Dupont Pharmaceuticals Company v. Sonus Pharmaceuticals, Inc., 122 F. Supp. 2d 230 (D. Mass. 2000)
November 29, 2000
SONUS PHARMACEUTICALS, INC., Nycomed Amersham USA Holding Inc., Nycomed Amersham Imaging, and Nycomed Imaging AS, Defendants.
United States District Court, D. Massachusetts.
John C. Wyman, Howard J. Castleman, Murtha Cullina Roche Carens & DeGiacomo, Michael J. Connolly, Murtha Cullina Roche Carens & DeGiacomo, Boston, MA, for Dupont Pharmaceuticals Company, Dupont Contrast Imaging, Inc., E.I. Du Pont de Nemours & Co., Inc., Dupont Pharma, Inc., Plaintiffs.
Sarah C. Columbia, Choate, Hall & Stewart, Boston, Eric J. Marandett, Choate, Hall & Stewart, Boston, Thomas J. Meloro, Richard L. DeLucia, Michael D. Loughnane, Jeffrey M. Butler, A. Antony Pfeffer, Kenyon & Kenyon, New York City, for Sonus Pharmaceuticals, Inc., Nycomed Amersham USA Holding *231 Inc., Nycomed Amersham Inc, Nycomed Amersham Imaging, Nycomed Imaging AS, Defendants.
MEMORANDUM AND ORDER
HARRINGTON, District Judge.
The plaintiffs in this matter have asked this Court to apply the principle of comity known as the "first-filed" rule and retain the declaratory judgment action that they have filed against the defendants. As between a mirror-image declaratory judgment action and an affirmative patent infringement action, such as the one filed by Nycomed Imaging AS in the Western District of Washington, the general rule favors the forum of the first-filed action. See Genentech, Inc. v. Eli Lilly & Co., 998 F.2d 931, 937-38 (Fed.Cir.1993). In the present case, the parties are in dispute over which suit qualifies as the first-filed action.
The presumption favoring the first-filed action is not unrebuttable. See Novo Nordisk of North America, Inc. v. Genentech, Inc., 874 F. Supp. 630, 632 (S.D.N.Y.1995). The trial court's discretion serves to temper the first-filed rule. See Serco Servs. Co., L.P. v. Kelley Co., Inc., 51 F.3d 1037, 1038 (Fed.Cir.1995). Factors to be considered in exercising this discretion include judicial and litigant economy, the just and effective disposition of disputes, the possible absence of jurisdiction over all necessary and desirable parties, as well as a balancing of conveniences that may favor the second forum. See id. (Quoting Genentech, Inc. v. Eli Lilly & Co., 998 F.2d at 937-38.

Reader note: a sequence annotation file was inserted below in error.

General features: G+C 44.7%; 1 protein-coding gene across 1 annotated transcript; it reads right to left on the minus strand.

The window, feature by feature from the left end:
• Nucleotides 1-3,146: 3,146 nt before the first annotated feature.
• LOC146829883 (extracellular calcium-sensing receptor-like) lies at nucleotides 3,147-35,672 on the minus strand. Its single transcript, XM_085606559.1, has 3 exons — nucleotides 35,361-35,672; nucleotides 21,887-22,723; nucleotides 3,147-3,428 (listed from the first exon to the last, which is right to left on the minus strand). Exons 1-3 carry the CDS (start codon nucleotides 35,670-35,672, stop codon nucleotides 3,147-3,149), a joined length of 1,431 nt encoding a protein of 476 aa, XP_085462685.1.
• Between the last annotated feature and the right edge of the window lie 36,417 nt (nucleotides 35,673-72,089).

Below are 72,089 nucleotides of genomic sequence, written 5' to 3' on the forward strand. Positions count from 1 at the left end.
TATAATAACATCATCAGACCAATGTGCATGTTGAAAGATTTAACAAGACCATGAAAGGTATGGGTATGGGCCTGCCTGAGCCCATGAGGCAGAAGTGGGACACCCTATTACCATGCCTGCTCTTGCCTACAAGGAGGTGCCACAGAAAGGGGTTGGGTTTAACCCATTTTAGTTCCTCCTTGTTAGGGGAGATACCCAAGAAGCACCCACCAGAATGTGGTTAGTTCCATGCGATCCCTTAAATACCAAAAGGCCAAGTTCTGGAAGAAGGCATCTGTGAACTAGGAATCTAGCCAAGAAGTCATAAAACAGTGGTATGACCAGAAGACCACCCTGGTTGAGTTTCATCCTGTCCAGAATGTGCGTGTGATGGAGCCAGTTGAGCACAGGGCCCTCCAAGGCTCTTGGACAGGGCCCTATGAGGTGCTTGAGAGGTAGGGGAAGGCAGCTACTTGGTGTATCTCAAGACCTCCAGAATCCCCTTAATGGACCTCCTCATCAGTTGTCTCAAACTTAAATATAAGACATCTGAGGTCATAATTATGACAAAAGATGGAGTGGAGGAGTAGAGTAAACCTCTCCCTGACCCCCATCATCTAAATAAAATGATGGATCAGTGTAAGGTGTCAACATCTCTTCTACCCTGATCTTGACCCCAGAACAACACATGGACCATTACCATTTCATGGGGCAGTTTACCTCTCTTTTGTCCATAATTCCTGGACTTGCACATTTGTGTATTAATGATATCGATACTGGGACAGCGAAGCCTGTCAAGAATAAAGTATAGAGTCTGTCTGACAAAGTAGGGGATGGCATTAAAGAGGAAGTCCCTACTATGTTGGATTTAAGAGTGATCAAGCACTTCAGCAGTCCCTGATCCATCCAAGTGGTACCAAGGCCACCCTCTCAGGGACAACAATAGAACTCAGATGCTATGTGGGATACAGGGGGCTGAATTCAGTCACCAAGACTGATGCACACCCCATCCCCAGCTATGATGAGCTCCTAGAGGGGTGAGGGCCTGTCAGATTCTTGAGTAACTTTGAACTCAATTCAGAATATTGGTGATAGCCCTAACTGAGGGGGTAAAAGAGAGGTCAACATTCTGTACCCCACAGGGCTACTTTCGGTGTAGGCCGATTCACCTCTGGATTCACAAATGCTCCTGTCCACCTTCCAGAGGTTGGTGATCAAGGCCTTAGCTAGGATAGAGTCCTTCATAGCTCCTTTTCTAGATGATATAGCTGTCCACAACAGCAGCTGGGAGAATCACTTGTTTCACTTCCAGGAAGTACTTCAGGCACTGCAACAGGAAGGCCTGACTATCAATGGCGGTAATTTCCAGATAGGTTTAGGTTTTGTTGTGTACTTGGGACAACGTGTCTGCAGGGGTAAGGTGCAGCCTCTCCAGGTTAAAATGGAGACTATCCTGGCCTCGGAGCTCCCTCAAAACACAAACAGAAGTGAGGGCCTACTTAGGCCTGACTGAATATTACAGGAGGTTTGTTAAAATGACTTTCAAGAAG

This Court finds that even if the matter presently before it is deemed to be the first-filed action, such factors of judicial economy would support a decision declining jurisdiction. The possibility of duplicative discovery, the presence of potentially key witnesses, as well as the location of the records of the patent owner all point to the Western District of Washington as the forum which best serves the judicial and litigants' interests. Faced with almost an identical factual situation in the patent infringement context, the court in National Foam, Inc. v. Williams Fire & Hazard Control, 1997 WL 700496 (E.D.Pa.), also found that principles of judicial and litigant economy served to prevent the rigid application of the first-filed rule.
Aside from the discretion available to depart from the first-filed rule, this Court also has a broad grant of discretion under the Declaratory Judgment Act, 28 U.S.C. § 2201(a), in determining whether to exercise jurisdiction over the plaintiffs' action. See EMC Corporation v. Norand Corporation, 89 F.3d 807 (Fed.Cir.1996); National Foam, Inc., 1997 WL 700496. I find that principles of sound judicial administration and the objectives of the Declaratory Judgment Act are best served by this Court declining jurisdiction over this matter. See id. The Court rules that the Western District of Washington is now the forum where all of the related patent claims pending between the parties can be appropriately resolved. Accordingly, the action is ordered transferred to the proper forum.